Stepper Motors vs Servo Motors: What Makes a Better FDM 3D Printer?
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Stepper Motors vs Servo Motors: What Makes a Better FDM 3D Printer?

Aug 14, 2023

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When you look under the hood at any FDM 3D printer, you’ll find that they all rely on some form of a motor to control the printing process. Whether it’s moving the print head, raising and lowering the z-stage, or moving filament through an extruder, motors are an integral part of the FDM process.

Within this, the two most standard forms of motors found in an FDM printer are stepper motors and/or servo motors. While both types achieve the same end result, there are significant differences between the two that make them each better suited for different product types.

In this piece, we’ll take a look at both stepper and servo motors to understand their differences and how their roles in FDM printers.

Stepper motors are a form of motor that rotates in incremental steps of a fixed degree. These motors consist of a single rotating shaft (i.e., a rotor) that is positioned inside a stator. The stator itself consists of a number of evenly-spaced teeth, each of which is surrounded by coiled wire known as motor windings. The motor windings act as electromagnets: when they are energized (i.e., a voltage is applied to them), they become magnetized and attracted the rotor to the energized coil.

Cross section of a stepper motor. Image from Monolithic Power.

Operating a stepper motor requires the use of a dedicated stepper motor driver integrated circuit (IC) which is controlled by a microcontroller (MCU) or processor. The stepper motor driver selectively applies voltages to the motor windings to control the rotor’s movement to the desired position.

Controlling a stepper motor in wave mode. Image from Monolithic Power.

In the context of 3D printing, you’ll typically find at least one stepper motor for each axis. For X and Y, it is common for stepper motors to be attached to a belt system which then drives a gantry, while the Z axis may be directly attached to a screw to raise/lower the Z-stage.

For FDM printers, stepper motors offer a number of advantages and disadvantages.

One of the major advantages of stepper motors is that they are very affordable, making them a good choice for consumer-facing desktop FDM printers. Additionally, stepper motors have the advantage of extremely high torque at low speeds, which is ideal for 3D printing. By the same token, steppers have the advantage of high holding torque – meaning that they can easily hold position during print pauses.

One downside of a stepper motor is that the positional accuracy of the motor is limited by the number of windings in the motor. To further confound things, stepper motors do not inherently offer feedback – meaning that it’s impossible to know the exact position of the motor (without the use of an encoder). This can limit the dimensional accuracy in prints.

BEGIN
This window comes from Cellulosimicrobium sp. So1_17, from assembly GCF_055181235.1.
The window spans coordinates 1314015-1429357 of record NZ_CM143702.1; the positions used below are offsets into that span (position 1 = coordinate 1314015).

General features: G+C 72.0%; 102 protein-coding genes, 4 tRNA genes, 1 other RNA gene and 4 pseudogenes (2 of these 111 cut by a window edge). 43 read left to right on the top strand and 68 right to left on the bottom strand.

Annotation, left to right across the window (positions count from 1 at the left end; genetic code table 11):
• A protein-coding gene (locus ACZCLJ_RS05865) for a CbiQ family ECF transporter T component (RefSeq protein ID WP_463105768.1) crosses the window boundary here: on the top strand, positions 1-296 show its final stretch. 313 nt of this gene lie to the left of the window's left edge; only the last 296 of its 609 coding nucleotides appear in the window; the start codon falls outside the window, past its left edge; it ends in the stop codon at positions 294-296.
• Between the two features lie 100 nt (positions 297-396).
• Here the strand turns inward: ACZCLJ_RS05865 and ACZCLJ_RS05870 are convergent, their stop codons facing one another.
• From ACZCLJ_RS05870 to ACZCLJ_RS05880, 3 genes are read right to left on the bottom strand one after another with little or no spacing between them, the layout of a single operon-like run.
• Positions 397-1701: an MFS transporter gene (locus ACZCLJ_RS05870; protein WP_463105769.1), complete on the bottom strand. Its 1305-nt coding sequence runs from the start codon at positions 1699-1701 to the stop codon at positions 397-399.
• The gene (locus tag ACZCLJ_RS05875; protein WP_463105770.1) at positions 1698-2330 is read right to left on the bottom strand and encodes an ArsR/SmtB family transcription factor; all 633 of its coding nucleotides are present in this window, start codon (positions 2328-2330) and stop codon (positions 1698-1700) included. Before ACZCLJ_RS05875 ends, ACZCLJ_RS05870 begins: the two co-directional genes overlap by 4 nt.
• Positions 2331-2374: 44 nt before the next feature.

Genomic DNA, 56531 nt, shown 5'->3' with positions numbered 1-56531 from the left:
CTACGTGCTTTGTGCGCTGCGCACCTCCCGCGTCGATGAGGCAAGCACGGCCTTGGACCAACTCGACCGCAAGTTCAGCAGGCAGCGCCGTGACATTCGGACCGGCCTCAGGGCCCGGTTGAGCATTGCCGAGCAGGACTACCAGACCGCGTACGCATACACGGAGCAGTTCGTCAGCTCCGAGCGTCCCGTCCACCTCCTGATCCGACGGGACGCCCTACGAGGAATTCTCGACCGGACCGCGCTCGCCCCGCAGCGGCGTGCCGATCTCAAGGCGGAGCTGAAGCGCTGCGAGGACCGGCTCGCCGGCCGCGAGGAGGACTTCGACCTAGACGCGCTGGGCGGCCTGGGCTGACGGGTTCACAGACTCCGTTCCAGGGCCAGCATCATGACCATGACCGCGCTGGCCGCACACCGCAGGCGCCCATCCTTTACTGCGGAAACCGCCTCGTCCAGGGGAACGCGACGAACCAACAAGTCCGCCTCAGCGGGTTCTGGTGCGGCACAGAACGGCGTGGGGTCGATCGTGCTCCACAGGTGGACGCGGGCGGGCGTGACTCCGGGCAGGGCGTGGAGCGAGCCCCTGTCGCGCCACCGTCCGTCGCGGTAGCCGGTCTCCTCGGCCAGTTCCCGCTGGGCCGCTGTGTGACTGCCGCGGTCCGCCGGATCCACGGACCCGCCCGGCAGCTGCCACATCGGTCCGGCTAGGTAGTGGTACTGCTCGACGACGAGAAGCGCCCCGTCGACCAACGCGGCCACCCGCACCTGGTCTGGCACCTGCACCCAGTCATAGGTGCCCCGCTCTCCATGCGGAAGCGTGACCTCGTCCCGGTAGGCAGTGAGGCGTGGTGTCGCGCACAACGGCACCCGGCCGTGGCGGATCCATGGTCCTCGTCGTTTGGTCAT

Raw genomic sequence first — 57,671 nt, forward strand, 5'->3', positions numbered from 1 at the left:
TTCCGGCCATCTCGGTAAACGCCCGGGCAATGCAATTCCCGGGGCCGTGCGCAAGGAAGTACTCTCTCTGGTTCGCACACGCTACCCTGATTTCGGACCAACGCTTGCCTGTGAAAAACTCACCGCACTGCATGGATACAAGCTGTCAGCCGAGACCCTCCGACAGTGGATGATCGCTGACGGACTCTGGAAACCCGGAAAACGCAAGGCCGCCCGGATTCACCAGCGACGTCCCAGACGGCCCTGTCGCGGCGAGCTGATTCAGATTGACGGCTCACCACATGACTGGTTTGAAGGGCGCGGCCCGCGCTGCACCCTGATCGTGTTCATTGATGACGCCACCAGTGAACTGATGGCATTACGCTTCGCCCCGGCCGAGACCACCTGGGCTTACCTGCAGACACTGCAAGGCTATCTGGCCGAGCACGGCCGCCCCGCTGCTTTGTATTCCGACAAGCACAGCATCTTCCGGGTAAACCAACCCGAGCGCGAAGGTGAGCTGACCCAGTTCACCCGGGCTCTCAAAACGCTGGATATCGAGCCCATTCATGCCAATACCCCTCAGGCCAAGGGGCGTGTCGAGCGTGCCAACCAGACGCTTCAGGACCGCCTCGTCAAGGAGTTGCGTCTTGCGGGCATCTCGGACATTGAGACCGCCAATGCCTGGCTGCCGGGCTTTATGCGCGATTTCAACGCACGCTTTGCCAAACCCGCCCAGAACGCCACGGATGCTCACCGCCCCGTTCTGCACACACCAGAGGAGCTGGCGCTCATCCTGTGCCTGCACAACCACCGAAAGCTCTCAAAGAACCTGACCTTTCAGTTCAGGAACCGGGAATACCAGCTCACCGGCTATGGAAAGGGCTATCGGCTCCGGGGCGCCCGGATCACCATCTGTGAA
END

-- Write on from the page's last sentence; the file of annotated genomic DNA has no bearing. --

Additionally, stepper motors are plagued by the fact that their torque decreases as speed increases. The result of this is that stepper-motor-based 3D printers lose reliability and accuracy as their print speed increases.

Servo motors, on the other hand, are a form of electric motor that consists of a DC motor, gears, controlling circuitry, and positioning feedback all enclosed into one unit. Because of the integrated control circuitry and positioning feedback, servos offer extremely high positional accuracy as compared to stepper motors.

Cross section of a servo motor. Image from Sparkfun.

Controlling a servo motor requires the use of an MCU which sends pulse-width modulation (PWM) commands to the motor. The PWM control signal typically consists of a series of pulses, where the duration (width) of each pulse determines the desired position of the servo motor.

The typical range for the pulse width is 1 ms to 2 ms, with a period of around 20 ms. In most cases, servo motors only have a 180-degree range of motion.

In FDM 3D printers, servos are used to control the X and Y movement of the print head as well as the raising and lowering of the Z-stage.

In general, the major advantages of servo motors for FDM printers are their exceptional positional accuracy and speed.

Since they offer uniform torque regardless of speed, servo motors allow for faster printing with greater control. At the same time, the integrated feedback loop of servo motors allows for precise accuracy and control over positioning, meaning that dimensional accuracy and print quality are improved.

The major disadvantage of servos in FDM printers is that they’re much more expensive than stepper motors. For this reason, they are only really used in high-end industrial-quality FDM printers.

Both stepper and servo motors offer their own unique set of advantages and disadvantages when it comes to FDM printing.

While there is no clear “winner” between the two, the more common choice for most printers is stepper motors. While servos certainly offer the ability for greater control and accuracy, more affordable stepper motors generally suffice for most consumer-level applications, and as such they are the more popular choice. However, for top-quality, industrial printers where price is less of a factor, servos may be the way t go.

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